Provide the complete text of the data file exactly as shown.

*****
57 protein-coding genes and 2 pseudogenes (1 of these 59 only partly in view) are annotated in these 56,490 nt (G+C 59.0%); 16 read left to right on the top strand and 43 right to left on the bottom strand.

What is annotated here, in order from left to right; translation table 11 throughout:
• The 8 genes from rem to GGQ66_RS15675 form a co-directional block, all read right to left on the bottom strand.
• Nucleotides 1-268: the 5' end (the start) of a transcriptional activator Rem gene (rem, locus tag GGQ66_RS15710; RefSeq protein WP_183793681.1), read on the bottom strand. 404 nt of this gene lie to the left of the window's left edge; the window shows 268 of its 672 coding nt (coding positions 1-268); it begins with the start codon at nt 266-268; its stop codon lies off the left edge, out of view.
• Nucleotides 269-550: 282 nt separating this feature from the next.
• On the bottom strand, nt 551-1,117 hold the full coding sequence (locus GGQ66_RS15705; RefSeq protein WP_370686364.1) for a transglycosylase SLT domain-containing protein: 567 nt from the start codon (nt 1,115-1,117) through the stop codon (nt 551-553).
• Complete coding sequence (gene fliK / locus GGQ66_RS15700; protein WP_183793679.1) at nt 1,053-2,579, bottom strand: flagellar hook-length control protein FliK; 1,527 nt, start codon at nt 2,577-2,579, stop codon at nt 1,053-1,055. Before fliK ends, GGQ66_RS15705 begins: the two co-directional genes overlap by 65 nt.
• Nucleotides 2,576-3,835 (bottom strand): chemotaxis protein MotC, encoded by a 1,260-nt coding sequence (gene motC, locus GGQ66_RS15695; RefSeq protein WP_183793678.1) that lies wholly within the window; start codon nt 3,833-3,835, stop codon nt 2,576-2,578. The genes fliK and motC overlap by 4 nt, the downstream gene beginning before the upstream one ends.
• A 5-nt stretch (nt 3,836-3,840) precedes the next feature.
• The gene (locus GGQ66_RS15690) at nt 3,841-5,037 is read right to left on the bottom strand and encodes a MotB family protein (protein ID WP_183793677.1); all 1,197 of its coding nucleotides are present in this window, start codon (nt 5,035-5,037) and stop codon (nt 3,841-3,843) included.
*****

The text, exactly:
57 protein-coding genes and 2 pseudogenes (1 of these 59 only partly in view) are annotated in these 56,490 nt (G+C 59.0%); 16 read left to right on the top strand and 43 right to left on the bottom strand.

What is annotated here, in order from left to right; translation table 11 throughout:
• The 8 genes from rem to GGQ66_RS15675 form a co-directional block, all read right to left on the bottom strand.
• Nucleotides 1-268: the 5' end (the start) of a transcriptional activator Rem gene (rem, locus tag GGQ66_RS15710; RefSeq protein WP_183793681.1), read on the bottom strand. 404 nt of this gene lie to the left of the window's left edge; the window shows 268 of its 672 coding nt (coding positions 1-268); it begins with the start codon at nt 266-268; its stop codon lies off the left edge, out of view.
• Nucleotides 269-550: 282 nt separating this feature from the next.
• On the bottom strand, nt 551-1,117 hold the full coding sequence (locus GGQ66_RS15705; RefSeq protein WP_370686364.1) for a transglycosylase SLT domain-containing protein: 567 nt from the start codon (nt 1,115-1,117) through the stop codon (nt 551-553).
• Complete coding sequence (gene fliK / locus GGQ66_RS15700; protein WP_183793679.1) at nt 1,053-2,579, bottom strand: flagellar hook-length control protein FliK; 1,527 nt, start codon at nt 2,577-2,579, stop codon at nt 1,053-1,055. Before fliK ends, GGQ66_RS15705 begins: the two co-directional genes overlap by 65 nt.
• Nucleotides 2,576-3,835 (bottom strand): chemotaxis protein MotC, encoded by a 1,260-nt coding sequence (gene motC, locus GGQ66_RS15695; RefSeq protein WP_183793678.1) that lies wholly within the window; start codon nt 3,833-3,835, stop codon nt 2,576-2,578. The genes fliK and motC overlap by 4 nt, the downstream gene beginning before the upstream one ends.
• A 5-nt stretch (nt 3,836-3,840) precedes the next feature.
• The gene (locus GGQ66_RS15690) at nt 3,841-5,037 is read right to left on the bottom strand and encodes a MotB family protein (protein ID WP_183793677.1); all 1,197 of its coding nucleotides are present in this window, start codon (nt 5,035-5,037) and stop codon (nt 3,841-3,843) included.